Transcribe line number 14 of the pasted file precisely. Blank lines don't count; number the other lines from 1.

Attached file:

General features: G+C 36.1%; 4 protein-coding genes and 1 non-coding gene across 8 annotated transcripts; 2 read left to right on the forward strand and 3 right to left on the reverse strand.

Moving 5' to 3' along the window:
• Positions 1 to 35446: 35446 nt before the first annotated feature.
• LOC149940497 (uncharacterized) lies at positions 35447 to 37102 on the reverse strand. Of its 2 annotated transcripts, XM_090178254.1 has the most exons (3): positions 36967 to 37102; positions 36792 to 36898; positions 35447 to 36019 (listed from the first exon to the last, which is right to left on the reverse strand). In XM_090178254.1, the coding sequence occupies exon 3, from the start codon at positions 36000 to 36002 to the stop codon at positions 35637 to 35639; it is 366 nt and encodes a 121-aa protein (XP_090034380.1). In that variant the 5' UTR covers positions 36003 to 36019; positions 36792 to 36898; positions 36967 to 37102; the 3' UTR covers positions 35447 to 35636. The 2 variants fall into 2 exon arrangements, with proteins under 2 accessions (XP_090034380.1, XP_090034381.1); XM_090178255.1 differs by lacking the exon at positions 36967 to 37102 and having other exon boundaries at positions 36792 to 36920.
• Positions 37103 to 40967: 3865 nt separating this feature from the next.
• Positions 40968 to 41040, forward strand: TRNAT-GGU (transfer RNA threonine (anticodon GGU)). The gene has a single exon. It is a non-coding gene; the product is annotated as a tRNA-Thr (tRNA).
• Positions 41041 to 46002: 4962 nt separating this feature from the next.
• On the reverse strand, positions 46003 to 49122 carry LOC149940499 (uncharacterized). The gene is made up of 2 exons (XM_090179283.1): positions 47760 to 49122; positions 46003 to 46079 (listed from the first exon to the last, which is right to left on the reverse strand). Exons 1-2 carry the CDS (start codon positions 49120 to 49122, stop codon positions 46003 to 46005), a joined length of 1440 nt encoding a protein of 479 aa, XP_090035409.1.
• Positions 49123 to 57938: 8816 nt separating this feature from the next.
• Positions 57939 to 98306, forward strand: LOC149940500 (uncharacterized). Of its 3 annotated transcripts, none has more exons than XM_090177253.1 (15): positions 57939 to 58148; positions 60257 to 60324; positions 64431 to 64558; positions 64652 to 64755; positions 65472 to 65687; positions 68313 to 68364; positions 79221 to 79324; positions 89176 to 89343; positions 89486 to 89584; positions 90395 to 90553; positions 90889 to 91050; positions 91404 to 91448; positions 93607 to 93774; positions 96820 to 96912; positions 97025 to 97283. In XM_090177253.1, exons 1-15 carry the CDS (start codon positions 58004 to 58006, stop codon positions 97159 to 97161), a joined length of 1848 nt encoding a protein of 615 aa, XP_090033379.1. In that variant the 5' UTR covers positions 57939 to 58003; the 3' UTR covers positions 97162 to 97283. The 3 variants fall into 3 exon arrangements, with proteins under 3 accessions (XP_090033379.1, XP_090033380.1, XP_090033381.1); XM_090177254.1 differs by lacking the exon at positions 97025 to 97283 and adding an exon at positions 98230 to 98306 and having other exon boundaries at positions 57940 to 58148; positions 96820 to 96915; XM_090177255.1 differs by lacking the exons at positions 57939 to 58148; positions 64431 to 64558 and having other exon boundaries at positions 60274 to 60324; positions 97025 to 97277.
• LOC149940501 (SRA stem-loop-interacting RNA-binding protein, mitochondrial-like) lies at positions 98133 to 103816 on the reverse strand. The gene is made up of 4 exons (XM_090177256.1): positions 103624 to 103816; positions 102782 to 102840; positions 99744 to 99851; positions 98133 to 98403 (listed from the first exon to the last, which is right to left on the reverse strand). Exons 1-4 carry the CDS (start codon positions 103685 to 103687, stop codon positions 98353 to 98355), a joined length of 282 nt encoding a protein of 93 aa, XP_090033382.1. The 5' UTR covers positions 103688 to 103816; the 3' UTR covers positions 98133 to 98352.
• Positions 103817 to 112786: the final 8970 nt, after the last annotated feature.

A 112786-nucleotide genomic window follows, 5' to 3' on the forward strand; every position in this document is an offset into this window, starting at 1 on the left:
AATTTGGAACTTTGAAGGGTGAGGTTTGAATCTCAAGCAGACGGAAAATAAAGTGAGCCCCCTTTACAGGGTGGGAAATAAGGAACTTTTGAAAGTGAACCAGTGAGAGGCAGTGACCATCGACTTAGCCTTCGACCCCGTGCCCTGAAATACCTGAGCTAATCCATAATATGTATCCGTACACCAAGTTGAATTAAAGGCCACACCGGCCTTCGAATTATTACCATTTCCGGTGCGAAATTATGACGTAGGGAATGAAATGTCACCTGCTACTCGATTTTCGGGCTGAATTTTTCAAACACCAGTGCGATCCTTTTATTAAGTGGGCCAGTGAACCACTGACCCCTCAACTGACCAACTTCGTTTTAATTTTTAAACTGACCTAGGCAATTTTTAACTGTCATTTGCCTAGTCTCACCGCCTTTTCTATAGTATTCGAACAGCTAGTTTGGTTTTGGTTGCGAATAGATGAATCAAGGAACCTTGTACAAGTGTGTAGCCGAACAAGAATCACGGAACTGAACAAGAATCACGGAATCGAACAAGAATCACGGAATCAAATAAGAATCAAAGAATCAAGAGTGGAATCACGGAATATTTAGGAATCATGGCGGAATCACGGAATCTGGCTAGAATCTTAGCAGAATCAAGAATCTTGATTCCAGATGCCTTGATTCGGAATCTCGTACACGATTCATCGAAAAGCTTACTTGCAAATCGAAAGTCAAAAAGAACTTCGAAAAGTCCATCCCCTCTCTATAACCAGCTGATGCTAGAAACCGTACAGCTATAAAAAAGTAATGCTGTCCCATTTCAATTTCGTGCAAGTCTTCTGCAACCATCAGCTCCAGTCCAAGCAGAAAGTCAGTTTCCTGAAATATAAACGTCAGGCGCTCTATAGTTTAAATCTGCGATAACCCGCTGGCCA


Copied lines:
AATTTGGAACTTTGAAGGGTGAGGTTTGAATCTCAAGCAGACGGAAAATAAAGTGAGCCCCCTTTACAGGGTGGGAAATAAGGAACTTTTGAAAGTGAACCAGTGAGAGGCAGTGACCATCGACTTAGCCTTCGACCCCGTGCCCTGAAATACCTGAGCTAATCCATAATATGTATCCGTACACCAAGTTGAATTAAAGGCCACACCGGCCTTCGAATTATTACCATTTCCGGTGCGAAATTATGACGTAGGGAATGAAATGTCACCTGCTACTCGATTTTCGGGCTGAATTTTTCAAACACCAGTGCGATCCTTTTATTAAGTGGGCCAGTGAACCACTGACCCCTCAACTGACCAACTTCGTTTTAATTTTTAAACTGACCTAGGCAATTTTTAACTGTCATTTGCCTAGTCTCACCGCCTTTTCTATAGTATTCGAACAGCTAGTTTGGTTTTGGTTGCGAATAGATGAATCAAGGAACCTTGTACAAGTGTGTAGCCGAACAAGAATCACGGAACTGAACAAGAATCACGGAATCGAACAAGAATCACGGAATCAAATAAGAATCAAAGAATCAAGAGTGGAATCACGGAATATTTAGGAATCATGGCGGAATCACGGAATCTGGCTAGAATCTTAGCAGAATCAAGAATCTTGATTCCAGATGCCTTGATTCGGAATCTCGTACACGATTCATCGAAAAGCTTACTTGCAAATCGAAAGTCAAAAAGAACTTCGAAAAGTCCATCCCCTCTCTATAACCAGCTGATGCTAGAAACCGTACAGCTATAAAAAAGTAATGCTGTCCCATTTCAATTTCGTGCAAGTCTTCTGCAACCATCAGCTCCAGTCCAAGCAGAAAGTCAGTTTCCTGAAATATAAACGTCAGGCGCTCTATAGTTTAAATCTGCGATAACCCGCTGGCCA